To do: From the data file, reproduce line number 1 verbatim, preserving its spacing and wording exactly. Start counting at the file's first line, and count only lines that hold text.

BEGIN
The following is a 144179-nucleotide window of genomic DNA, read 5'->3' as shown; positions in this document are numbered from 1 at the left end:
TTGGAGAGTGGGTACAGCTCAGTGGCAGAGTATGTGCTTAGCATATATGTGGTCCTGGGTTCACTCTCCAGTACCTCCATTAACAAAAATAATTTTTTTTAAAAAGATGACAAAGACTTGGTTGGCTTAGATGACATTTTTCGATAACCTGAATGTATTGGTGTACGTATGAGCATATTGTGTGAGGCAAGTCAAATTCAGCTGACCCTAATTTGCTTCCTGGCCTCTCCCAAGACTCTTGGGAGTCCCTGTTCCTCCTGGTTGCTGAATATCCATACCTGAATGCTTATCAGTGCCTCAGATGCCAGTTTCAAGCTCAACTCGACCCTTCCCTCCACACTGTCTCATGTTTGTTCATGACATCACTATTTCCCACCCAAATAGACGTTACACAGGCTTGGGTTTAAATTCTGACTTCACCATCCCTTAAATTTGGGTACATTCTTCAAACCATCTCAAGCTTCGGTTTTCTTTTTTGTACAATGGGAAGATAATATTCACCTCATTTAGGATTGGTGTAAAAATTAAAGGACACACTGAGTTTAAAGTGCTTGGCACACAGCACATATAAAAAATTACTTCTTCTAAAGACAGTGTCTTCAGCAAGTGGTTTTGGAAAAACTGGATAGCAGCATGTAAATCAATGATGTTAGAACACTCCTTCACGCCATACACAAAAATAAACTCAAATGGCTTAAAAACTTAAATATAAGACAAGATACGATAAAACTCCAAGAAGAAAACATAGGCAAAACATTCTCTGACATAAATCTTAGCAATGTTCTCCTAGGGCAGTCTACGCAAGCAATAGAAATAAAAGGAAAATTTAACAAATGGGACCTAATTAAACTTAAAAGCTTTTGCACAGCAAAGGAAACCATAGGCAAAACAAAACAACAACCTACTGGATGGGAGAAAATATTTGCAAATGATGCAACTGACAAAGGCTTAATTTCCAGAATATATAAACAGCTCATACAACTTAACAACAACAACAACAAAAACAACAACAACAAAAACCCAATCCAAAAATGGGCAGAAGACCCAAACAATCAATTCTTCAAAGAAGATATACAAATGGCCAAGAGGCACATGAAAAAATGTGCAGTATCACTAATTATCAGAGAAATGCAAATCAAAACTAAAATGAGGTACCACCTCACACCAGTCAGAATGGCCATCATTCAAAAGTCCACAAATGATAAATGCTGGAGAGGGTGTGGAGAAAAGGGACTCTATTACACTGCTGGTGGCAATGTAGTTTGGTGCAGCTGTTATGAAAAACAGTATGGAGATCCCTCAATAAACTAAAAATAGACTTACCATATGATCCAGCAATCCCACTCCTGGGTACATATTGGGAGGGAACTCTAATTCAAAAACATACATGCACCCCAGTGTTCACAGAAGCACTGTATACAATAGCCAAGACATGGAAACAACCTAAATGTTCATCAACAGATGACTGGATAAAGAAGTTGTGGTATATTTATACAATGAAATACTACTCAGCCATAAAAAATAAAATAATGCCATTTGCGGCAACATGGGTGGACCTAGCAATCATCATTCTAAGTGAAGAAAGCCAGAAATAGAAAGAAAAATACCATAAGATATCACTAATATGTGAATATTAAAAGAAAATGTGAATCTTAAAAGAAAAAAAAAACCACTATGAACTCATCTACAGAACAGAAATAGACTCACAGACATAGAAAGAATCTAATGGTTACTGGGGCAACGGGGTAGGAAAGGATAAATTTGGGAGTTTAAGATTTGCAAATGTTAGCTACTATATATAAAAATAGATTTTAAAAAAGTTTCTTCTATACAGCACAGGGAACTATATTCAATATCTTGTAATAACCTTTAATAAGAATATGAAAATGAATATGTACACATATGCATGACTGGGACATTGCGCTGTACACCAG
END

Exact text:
The following is a 144179-nucleotide window of genomic DNA, read 5'->3' as shown; positions in this document are numbered from 1 at the left end: